Trends & Data

Manhattan Rents Rise Faster Than Sale Prices in Q3 2016

The Manhattan and Brooklyn sales markets continue to cool, according to StreetEasy’s latest Q3 2016 Market Reports. Both markets present opportunity for prospective buyers as Manhattan’s median rent rises faster than median resale prices and buyers in Brooklyn see the tipping point – the number of years New Yorkers need to own a home before they break even on their investment – tilting in their favor. StreetEasy’s economist, Krishna Rao gives the following analysis:

“Uncertainty surrounding the presidential election and rising interest rates are likely having a cooling effect on the New York market,” said StreetEasy economist Krishna Rao. “While people generally don’t like to make big financial decisions in volatile times, it may help buyers to know where their investment will pay off more quickly. In parts of Brooklyn for example, a home buyer could break even in under three years.”

See below for more details about key themes from StreetEasy’s Q3 2016 Market Reports.

Manhattan and Brooklyn Sales Markets are Still Slowing

  • As reported by the StreetEasy Price Index, Manhattan’s median resale price increased 1.1 percent year-over-year to $990,805, marking the 11th consecutive quarter of slowing annual price growth and the slowest pace since Q4 2010.
  • Manhattan resale prices rose the most in the Upper Manhattan (3.6 percent) and Midtown (2.2 percent) submarkets.
  • The most expensive submarket, Downtown, was the only submarket with declining prices year-over-year (-0.5 percent).
  • In Brooklyn, median resale prices increased 4 percent year-over-year, marking the slowest annual increase since Q3 2012.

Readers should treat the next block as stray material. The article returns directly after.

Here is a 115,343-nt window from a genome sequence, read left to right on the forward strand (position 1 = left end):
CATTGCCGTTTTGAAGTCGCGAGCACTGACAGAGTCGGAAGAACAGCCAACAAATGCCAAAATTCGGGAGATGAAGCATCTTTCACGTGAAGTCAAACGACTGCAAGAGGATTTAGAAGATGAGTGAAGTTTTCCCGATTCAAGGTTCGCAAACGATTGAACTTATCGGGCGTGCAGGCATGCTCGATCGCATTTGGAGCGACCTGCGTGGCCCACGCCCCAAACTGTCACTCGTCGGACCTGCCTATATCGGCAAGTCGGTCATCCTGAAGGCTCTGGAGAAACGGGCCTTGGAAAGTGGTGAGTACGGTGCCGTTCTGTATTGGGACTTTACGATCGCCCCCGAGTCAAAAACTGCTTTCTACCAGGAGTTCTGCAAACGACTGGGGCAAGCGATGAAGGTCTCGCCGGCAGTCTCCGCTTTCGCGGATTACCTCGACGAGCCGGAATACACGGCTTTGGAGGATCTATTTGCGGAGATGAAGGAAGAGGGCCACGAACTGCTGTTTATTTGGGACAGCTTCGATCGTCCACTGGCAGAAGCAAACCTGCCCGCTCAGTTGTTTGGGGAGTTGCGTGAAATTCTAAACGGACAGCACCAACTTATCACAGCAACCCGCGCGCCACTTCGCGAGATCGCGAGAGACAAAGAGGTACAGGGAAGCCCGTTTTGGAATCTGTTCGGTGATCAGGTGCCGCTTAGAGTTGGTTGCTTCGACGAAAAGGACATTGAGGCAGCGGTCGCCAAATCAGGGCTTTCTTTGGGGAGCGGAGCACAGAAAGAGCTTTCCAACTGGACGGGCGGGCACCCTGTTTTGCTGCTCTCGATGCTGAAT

• Prices in the South Brooklyn and Prospect Park submarkets increased the most over the past year, rising 6 percent and 5.8 percent, respectively.

Rents in Both Boroughs Are on the Rise

  • Manhattan’s median rent increased slightly faster than resale prices for the first time in four years, rising 2.9 percent year-over-year to $3,309.
  • Upper Manhattan’s median rent increased the most in the borough (4.0 percent), followed by Downtown (3.2 percent).
  • Upper West Side’s median rent increased the least at 2.1 percent.
  • Brooklyn’s median rent increased 1.8 percent to $2,929, led by East Brooklyn (3.9 percent).

Buying Beats Renting in Brooklyn in Under Four Years

  • According to the StreetEasy Tipping Point, Brooklyn buyers can break even on their home purchase in under four years.
  • In Q3, the Brooklyn tipping point fell slightly year-over-year from 3.8 to 3.6 years.
  • South Brooklyn had the shortest tipping point (2.8 years), followed by East Brooklyn (3.5 years) and Prospect Park (5 years).
  • Manhattan’s tipping point is 9.2 years – three times that of Brooklyn.
  • In Upper Manhattan the tipping point is 3.4 years, making it a sound investment for those who plan to live in the area for at least 3.5 years.
  • On the other end of the spectrum, the Downtown submarket’s more expensive housing stock stretches the tipping point to 19 years.

12-Month Outlook:

  • According to the StreetEasy Price Forecasts, Manhattan rents will continue to outpace resale prices, with rents rising 3.9 percent compared to sales rising 1.2 percent over the next year.
  • Upper Manhattan’s median rent is expected to increase the most at 5.5 percent.
  • Brooklyn’s median resale price will increase 3.7 percent over the next year.
  • Median resale price will increase the most in Prospect Park (8.1 percent).
  • North Brooklyn and East Brooklyn are expected to see resale prices drop by 0.6 percent and 3.8 percent, respectively.
  • Median rent price in Brooklyn will increase 3.0 percent. North Brooklyn’s median rent will rise the least at 1.1 percent.
Jihee Kim

Jihee Kim is a data scientist at StreetEasy. She enjoys finding valuable insights from New York City’s housing data, one of the most unique real estate markets in the country, and hopes to turn on the light in real estate data for New Yorkers. Before joining the StreetEasy Research team, Jihee was a data analyst at Open Learning Initiatives (OLI). She received a master's degree in statistics from Carnegie Mellon University and a bachelor's degree in mathematics from Washington University in St. Louis.

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